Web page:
Don Sensing, inspired by the Kim du Toit controversy and some other things he’s read lately, has written a long post on the sissification of Jesus’ image:

As children in Sunday School we see our first pictures of Jesus as the good shepherd (see above, for example). They are wildly inaccurate. They show a Zest-fully clean Jesus with his Breck-shampooed, blow-dried hair, in a spotless, Bill Blass robe, carrying a little lamb on his shoulders. This is an inoffensive, domesticated Jesus, a tamed Jesus who looks good. This Jesus is a poster boy for people who think that Christian faith is supposed to make them popular. But if this wimpy, smarmy, gender-confused, television-evangelist-looking Jesus ever told you, “I lay down my life for the sheep” (cf: John 10:11), you’d laugh out loud in derision. And if it ever occurred to you that your life was literally in his hands, you’d cry in despair.

A good shepherd Jesus would have grubby clothes that were torn and tattered, perhaps bloodstained. He would clip his hair short because it would be constantly dirty. Soot and sweat would be streaked across his face. His hands would be grimy. His aroma would prove he is unacquainted with Ban Roll-on. The type of fellow who can do the work that shepherding requires is not the kind of fellow any of us would invite home to meet mother. Good shepherds don’t appeal to persons of refined sensibility.

Interesting. I’m not particularly knowledgable about the grooming habits at the turn of the previous millennium, but this sounds about right other than the part about the short hair. Don goes on to offer some plausible explanations for why this image has evolved as it has.

Craig Henry comments on the post as well, coining the phrase “the metrosexual Jesus,” which I find quite amusing.

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James Joyner
About James Joyner
James Joyner is Professor of Security Studies at Marine Corps University's Command and Staff College. He's a former Army officer and Desert Storm veteran. Views expressed here are his own. Follow James on Twitter @DrJJoyner.


  1. craig henry says:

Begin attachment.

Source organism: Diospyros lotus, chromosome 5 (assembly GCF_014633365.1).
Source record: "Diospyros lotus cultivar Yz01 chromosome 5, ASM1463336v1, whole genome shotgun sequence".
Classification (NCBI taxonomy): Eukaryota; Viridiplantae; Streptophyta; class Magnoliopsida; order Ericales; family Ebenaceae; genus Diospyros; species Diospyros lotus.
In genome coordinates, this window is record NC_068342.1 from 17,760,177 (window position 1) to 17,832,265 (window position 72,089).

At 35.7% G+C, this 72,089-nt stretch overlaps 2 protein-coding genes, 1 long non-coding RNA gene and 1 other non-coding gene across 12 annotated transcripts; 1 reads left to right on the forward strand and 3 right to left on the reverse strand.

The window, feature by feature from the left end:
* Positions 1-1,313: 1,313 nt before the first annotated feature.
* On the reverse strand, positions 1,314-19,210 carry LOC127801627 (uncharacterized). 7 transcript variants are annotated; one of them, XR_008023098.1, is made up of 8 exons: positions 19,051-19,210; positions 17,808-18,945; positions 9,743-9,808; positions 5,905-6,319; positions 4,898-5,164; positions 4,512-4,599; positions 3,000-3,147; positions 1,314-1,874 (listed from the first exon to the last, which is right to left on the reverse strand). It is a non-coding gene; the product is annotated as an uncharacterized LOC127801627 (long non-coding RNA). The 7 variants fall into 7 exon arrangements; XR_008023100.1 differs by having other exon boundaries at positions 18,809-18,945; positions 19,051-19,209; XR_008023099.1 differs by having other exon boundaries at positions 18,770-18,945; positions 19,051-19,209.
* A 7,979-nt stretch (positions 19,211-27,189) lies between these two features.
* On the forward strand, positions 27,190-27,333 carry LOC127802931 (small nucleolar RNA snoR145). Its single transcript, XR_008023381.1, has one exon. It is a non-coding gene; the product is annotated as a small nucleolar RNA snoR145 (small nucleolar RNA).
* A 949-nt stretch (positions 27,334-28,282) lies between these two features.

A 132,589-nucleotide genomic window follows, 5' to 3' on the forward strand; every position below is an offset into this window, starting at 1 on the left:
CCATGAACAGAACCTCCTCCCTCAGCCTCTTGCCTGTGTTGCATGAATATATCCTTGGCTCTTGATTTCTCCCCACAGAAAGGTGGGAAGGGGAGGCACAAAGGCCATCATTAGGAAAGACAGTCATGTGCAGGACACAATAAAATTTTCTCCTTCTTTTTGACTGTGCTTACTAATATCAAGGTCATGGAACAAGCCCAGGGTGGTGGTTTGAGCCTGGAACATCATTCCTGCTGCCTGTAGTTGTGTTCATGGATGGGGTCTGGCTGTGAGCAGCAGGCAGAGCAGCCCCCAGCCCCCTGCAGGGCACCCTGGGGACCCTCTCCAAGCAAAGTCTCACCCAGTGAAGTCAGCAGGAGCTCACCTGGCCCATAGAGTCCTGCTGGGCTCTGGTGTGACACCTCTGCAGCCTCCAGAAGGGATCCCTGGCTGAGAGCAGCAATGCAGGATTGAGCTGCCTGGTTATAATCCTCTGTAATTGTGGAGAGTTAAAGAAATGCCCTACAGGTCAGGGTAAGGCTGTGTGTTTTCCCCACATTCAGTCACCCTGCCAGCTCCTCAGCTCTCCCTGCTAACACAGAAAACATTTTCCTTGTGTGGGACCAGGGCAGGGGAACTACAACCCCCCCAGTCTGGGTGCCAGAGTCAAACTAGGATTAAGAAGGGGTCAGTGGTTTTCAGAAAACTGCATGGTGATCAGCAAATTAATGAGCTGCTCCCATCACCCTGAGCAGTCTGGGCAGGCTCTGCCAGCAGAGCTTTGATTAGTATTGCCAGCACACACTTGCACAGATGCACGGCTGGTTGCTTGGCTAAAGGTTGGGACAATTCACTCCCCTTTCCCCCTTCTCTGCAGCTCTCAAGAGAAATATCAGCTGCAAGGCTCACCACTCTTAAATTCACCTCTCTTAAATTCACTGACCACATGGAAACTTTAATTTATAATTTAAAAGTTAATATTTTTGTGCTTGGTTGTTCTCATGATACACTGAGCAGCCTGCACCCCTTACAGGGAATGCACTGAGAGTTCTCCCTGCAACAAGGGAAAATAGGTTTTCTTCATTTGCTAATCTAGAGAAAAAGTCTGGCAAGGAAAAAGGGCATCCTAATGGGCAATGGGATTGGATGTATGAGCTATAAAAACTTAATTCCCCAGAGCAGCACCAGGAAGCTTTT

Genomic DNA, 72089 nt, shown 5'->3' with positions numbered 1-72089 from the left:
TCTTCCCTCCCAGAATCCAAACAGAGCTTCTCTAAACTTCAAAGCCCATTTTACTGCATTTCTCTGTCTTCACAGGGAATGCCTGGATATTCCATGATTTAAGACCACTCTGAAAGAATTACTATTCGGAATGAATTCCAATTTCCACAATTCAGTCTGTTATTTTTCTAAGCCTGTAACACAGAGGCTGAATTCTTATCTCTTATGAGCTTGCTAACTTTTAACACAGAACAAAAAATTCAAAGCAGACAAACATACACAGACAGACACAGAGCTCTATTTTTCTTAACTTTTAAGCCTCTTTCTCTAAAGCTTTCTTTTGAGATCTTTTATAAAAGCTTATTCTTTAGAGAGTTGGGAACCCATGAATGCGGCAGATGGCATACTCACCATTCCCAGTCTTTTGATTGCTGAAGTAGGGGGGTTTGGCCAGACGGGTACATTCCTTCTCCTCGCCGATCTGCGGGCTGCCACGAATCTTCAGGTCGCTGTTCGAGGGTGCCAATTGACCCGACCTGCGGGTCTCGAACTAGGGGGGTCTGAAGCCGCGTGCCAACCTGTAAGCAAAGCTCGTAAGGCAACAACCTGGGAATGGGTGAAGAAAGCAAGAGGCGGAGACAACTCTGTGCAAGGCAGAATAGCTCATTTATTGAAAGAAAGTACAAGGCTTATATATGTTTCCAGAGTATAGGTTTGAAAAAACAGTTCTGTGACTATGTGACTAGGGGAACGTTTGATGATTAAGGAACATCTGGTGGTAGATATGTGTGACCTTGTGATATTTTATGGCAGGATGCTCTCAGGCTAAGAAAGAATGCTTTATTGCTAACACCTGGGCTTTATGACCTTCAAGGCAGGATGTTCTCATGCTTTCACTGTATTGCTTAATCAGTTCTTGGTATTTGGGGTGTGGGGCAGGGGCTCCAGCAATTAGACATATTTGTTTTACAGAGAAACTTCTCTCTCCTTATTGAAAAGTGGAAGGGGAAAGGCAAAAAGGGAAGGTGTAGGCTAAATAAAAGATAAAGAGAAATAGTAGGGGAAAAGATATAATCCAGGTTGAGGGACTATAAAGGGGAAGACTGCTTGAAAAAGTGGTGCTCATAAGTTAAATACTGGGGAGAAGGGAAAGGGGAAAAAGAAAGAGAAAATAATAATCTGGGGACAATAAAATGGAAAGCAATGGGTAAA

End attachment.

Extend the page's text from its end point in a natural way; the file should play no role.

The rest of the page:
I wish i could claim to have coined “metrosexual Jesus”, but Rev. Sensing did that in his title. Although i was all over this metrosexual thing way back in September….

  2. Dodd says:

    It is well to remember that Jesus could be a bad ass when he needed to be. Throwing the money changers out of the temple was an act, I expect, of significant physical courage and prowess.

  3. James Joyner says:

    True. Although how much physical courage do you need if you’re an omnipotent being with the power to resurrect yourself?

  4. Doug Hudson says:

    Jesus was hardly invulnerable–he clearly suffered physical pain (of course, according to Christians, that was voluntary, him being God and all, but still, it isnt clear that he could just resume being invulnerable at will). And dying still hurt quite a bit–the whole, “why has thou forsaken me?” bit. So I think risking, and eventually enduring, agonizing physical pain, even if you know you will recover eventually, still demonstrates courage. And if you think he was ‘just’ human, then its obviously courageous.

  5. Historically speaking, the clean-cut shepherd Christ appeared in Western art as Western and Eastern Christendom diverged in the 14th century. The Western Christ started out as a young boy and evolved into the longhaired “Anglo Jesus” that Sensing pointed out. By comparison, the Eastern Orthodox adult Christ was depicted as an angry warrior (being on the front lines of conflict with the Turks prompted Christians to adopt a different image of Christ). When Sensing implies that the “metrosexual” Christ is a modern development, he’s got his timeline off by several hundred years.

  6. JW says:

    Isaiah 53:2

    “For He shall grow up before him as a tender plant, and as a root out of a dry ground: He hath no form nor comeliness; and when we shall see Him, there is no beauty that we should desire Him.”

    (The only physical description of Jesus I can find in the Bible.)

  7. Different aspects of Jesus’ personality come out in different gospels; people who portray him from the written accounts come out with entirely different looks. (Matthew shows him as a teacher, as the new Moses. Mark gives us a down-to-earth Jesus who is always in a hurry. Luke gives us a compassionate, forgiving Jesus, and John shows us the majestic, divine Jesus.)

    It’s always been hilarious to me that we Anglicize Christ. He was a rabbi, for crying out loud. But that has been going on for hundreds of years, and I think most people who’ve studied the Bible at all realize he was probably dirty a lot of the time and didn’t always comb his hair the way the painters have it combed.

    Different ethnicities tend to make Jesus look more like them–Anglos anglicize, and there are images of a dark-skinned Jesus here and there. It’s probably a good thing, overall.

    Keep in mind that Jesus was never a literal shepherd: he was a metaphorical shepherd. But he was a carpenter’s son, and his clothes were probably humble (though worth the Roman soldiers drawing straws for as he was dying). I think he was probably well cared-for as he became famous and word of his ministry spread: I’m sure when he and his diciples came to town they were well fed and given access to whatever the bathing facilities were. On the road, however, I’m sure they all got very dusty and dirty.

    But for men who are insecure about their masculinity to start dragging Jesus into it is a bit much. If being a guy means some particular thing to you, go and pursue your own vision. Don’t use Jesus’s circumstances to rationalize the particular degree of butch you think is proper. J.C. had a lot of things on his mind: portraying a certain type of masculinity wasn’t one of them. He was a busy guy.